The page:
Average builders are envious, because remodelers have all the cool stories to tell. I must tell you one of my favorites. I worked for couples often, but one couple stands out from the rest. Lets call them Jack and Jill. Jack was a Harvard PHD that went all over the world earning sick money for software integration or some boring thing like that. Jill used to be a stewardess…not like the modern-day flight attendants that seem to age along with the fleets they fly. Jill was one of those you’d stick your head out into the passageway of the plane just to watch her back field in motion as she pushed that little cart of goodies up and down the aisle…the kind you dreamed of boffing in those little airplane washrooms. She was beautiful. If you saw her, any man would agree and any woman would hate her instantly. She ran every day, and spent her time at home running around in these adorable pink velour hot pants. I call them adorable, but they wouldn’t be if my mother was wearing them. Jill was adorable. All my guys working there agreed. You know how, in Bambi, all the sound of the forest ceased when the hunters came into the woods? Well, when Jill walked by, all sounds of hammering ceased. She was conscious of the power she wielded; most women are. My father-in-law was wallpapering the upstairs hall one day and Jill walked by him, dripping from the shower to her bedroom. a naked goddess in all her splendor. She did give him a smile and say “good morning”. Make that TWO smiles. He came downstairs with this goofy look on his face and had to go home for the rest of the day…A goofy smile I wish I was wearing, by the way. Did I happen to mention she was beautiful?
Jack and Jill were Jews…not practicing religious types, but ethnic Jews. “Israeli”, another Jewish gentleman I worked for once, corrected. I mention this only to explain that Jill had a pronounced Yiddish accent. Her English was impeccable, but her accent made anything she said sound like a symphony. Designed by an idiot, it was soon discovered that walking up the deck stairs to the new deck we were adding allowed a potential danger of walking up into the hard edge of a casement window over the new kitchen sink when it was open, requiring some redesign before someone required stitches. Did I tell you that I often have to humiliate architects by fixing their work? I do…more often than you’d believe. Here I was, doing it again. So, Jill and I revisited the design of the deck. I mentioned that I felt the original design was too tiny and since we were fixing the ills of the design, the size specified was one of them. The deck really needed to be enlarged, I suggested. Jill agreed, but went in to phone Jack and get his blessing for our plans, then came to me out on the deck we were building to give me the “OK”. We were talking face-to-face and behind her, three of my guys were on staging, installing cedar sidewall shakes. They collectively lost their train of thought and industry slowed to a crawl as they all heard those cute velour hot pants calling to their alpha-maleness, “Check me out!” They did.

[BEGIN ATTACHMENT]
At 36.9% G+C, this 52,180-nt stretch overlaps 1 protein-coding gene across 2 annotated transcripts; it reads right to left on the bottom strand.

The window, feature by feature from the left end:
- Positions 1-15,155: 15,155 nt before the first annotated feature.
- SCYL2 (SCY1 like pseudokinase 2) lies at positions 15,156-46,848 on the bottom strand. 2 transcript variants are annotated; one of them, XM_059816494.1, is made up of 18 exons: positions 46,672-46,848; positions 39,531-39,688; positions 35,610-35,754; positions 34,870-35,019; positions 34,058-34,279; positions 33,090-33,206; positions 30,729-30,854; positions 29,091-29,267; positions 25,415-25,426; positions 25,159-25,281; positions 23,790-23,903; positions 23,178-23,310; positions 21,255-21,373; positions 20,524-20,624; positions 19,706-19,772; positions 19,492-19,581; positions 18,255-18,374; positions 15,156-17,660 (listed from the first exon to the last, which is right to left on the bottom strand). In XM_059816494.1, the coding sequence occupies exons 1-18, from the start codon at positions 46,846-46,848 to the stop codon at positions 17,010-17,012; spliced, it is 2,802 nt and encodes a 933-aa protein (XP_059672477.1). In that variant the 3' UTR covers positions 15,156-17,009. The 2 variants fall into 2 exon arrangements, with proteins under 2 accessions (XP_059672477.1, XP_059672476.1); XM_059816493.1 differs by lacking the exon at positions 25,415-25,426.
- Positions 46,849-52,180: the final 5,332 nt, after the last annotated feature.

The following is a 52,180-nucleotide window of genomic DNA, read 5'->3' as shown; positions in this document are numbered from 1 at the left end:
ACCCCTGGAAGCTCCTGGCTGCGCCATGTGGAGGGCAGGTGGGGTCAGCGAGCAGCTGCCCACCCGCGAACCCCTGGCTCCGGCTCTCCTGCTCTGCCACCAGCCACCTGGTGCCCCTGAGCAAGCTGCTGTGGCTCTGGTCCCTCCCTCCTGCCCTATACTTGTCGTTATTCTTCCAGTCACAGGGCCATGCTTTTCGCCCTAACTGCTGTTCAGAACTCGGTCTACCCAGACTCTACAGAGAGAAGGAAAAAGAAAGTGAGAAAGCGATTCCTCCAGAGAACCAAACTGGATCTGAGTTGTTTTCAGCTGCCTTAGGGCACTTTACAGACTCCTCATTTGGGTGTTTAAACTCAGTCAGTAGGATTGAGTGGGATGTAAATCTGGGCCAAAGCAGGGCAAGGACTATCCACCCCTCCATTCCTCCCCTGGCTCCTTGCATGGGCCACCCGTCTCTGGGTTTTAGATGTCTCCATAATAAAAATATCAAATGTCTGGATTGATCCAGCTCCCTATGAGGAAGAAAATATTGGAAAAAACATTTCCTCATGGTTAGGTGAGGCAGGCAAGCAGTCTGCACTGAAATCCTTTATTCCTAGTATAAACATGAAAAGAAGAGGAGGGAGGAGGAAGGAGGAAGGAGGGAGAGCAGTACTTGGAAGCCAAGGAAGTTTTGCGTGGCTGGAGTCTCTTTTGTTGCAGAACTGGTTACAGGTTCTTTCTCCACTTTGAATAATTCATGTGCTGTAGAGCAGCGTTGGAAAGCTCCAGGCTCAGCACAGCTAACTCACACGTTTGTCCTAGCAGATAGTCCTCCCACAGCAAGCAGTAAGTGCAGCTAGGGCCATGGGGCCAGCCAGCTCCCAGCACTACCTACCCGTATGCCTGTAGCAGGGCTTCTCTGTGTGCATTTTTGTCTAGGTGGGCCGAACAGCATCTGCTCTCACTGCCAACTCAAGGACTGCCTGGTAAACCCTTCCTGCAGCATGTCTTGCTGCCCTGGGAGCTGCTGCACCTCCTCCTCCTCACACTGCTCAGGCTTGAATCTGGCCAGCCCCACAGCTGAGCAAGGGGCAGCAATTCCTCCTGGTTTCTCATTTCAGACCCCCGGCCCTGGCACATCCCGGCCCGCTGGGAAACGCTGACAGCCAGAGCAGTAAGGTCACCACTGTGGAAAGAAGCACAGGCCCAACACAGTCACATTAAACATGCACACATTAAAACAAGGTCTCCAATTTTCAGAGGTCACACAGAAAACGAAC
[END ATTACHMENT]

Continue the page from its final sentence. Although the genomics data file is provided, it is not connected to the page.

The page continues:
“Jack said to go ahead, Steve”.
“Great”, I replied. (I myself was not immune to her power.)
“Can I borrow you tape?”
“Sure. Why do you need my tape?
“Because,” she said in that accent I adored, “I want to go measure some dicks.” (That is not a typo). Of course, she was saying “decks”, but her accent gave it that special flourish.
“Here you go.” I eloquently replied as I passed my tape to her, our hands touched and my imagination soared. Inside I grinned, while trying to maintain my businesslike composure. Hard to do, especially with three guy on the staging behind her, jumping around like raped apes, raising their hands in the air like eager students with the answers to particularly knotty question. They were eager…smiling…their gestures saying “me!…ME!… PICK ME!”
Did I happen to mention I love my work?